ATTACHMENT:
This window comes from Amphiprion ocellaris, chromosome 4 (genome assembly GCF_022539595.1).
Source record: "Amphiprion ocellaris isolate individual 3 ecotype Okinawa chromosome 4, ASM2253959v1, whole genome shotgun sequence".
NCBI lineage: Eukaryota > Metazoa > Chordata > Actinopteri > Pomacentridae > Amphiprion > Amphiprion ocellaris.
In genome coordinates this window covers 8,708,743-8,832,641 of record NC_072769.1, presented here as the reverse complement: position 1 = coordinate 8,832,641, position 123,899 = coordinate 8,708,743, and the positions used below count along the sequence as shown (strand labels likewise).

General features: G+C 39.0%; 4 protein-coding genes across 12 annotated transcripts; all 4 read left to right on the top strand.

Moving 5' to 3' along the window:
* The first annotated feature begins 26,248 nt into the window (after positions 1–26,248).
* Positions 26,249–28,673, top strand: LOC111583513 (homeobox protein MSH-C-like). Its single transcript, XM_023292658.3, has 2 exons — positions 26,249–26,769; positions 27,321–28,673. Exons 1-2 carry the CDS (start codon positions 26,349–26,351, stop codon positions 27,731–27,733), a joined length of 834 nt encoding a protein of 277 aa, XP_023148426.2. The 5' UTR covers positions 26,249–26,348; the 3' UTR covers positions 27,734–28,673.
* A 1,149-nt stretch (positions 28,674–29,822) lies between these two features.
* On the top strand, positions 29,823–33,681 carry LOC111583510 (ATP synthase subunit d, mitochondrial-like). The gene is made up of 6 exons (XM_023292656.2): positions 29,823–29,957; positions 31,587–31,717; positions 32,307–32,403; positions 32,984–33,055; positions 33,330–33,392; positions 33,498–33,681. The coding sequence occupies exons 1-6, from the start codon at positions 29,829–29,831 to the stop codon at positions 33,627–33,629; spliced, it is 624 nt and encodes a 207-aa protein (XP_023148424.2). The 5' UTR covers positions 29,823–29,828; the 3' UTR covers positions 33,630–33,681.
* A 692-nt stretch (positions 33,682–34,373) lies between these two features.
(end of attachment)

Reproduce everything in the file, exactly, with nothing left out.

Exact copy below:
This window comes from Amphiprion ocellaris, chromosome 4 (genome assembly GCF_022539595.1).
Source record: "Amphiprion ocellaris isolate individual 3 ecotype Okinawa chromosome 4, ASM2253959v1, whole genome shotgun sequence".
NCBI lineage: Eukaryota > Metazoa > Chordata > Actinopteri > Pomacentridae > Amphiprion > Amphiprion ocellaris.
In genome coordinates this window covers 8,708,743-8,832,641 of record NC_072769.1, presented here as the reverse complement: position 1 = coordinate 8,832,641, position 123,899 = coordinate 8,708,743, and the positions used below count along the sequence as shown (strand labels likewise).

General features: G+C 39.0%; 4 protein-coding genes across 12 annotated transcripts; all 4 read left to right on the top strand.

Moving 5' to 3' along the window:
* The first annotated feature begins 26,248 nt into the window (after positions 1–26,248).
* Positions 26,249–28,673, top strand: LOC111583513 (homeobox protein MSH-C-like). Its single transcript, XM_023292658.3, has 2 exons — positions 26,249–26,769; positions 27,321–28,673. Exons 1-2 carry the CDS (start codon positions 26,349–26,351, stop codon positions 27,731–27,733), a joined length of 834 nt encoding a protein of 277 aa, XP_023148426.2. The 5' UTR covers positions 26,249–26,348; the 3' UTR covers positions 27,734–28,673.
* A 1,149-nt stretch (positions 28,674–29,822) lies between these two features.
* On the top strand, positions 29,823–33,681 carry LOC111583510 (ATP synthase subunit d, mitochondrial-like). The gene is made up of 6 exons (XM_023292656.2): positions 29,823–29,957; positions 31,587–31,717; positions 32,307–32,403; positions 32,984–33,055; positions 33,330–33,392; positions 33,498–33,681. The coding sequence occupies exons 1-6, from the start codon at positions 29,829–29,831 to the stop codon at positions 33,627–33,629; spliced, it is 624 nt and encodes a 207-aa protein (XP_023148424.2). The 5' UTR covers positions 29,823–29,828; the 3' UTR covers positions 33,630–33,681.
* A 692-nt stretch (positions 33,682–34,373) lies between these two features.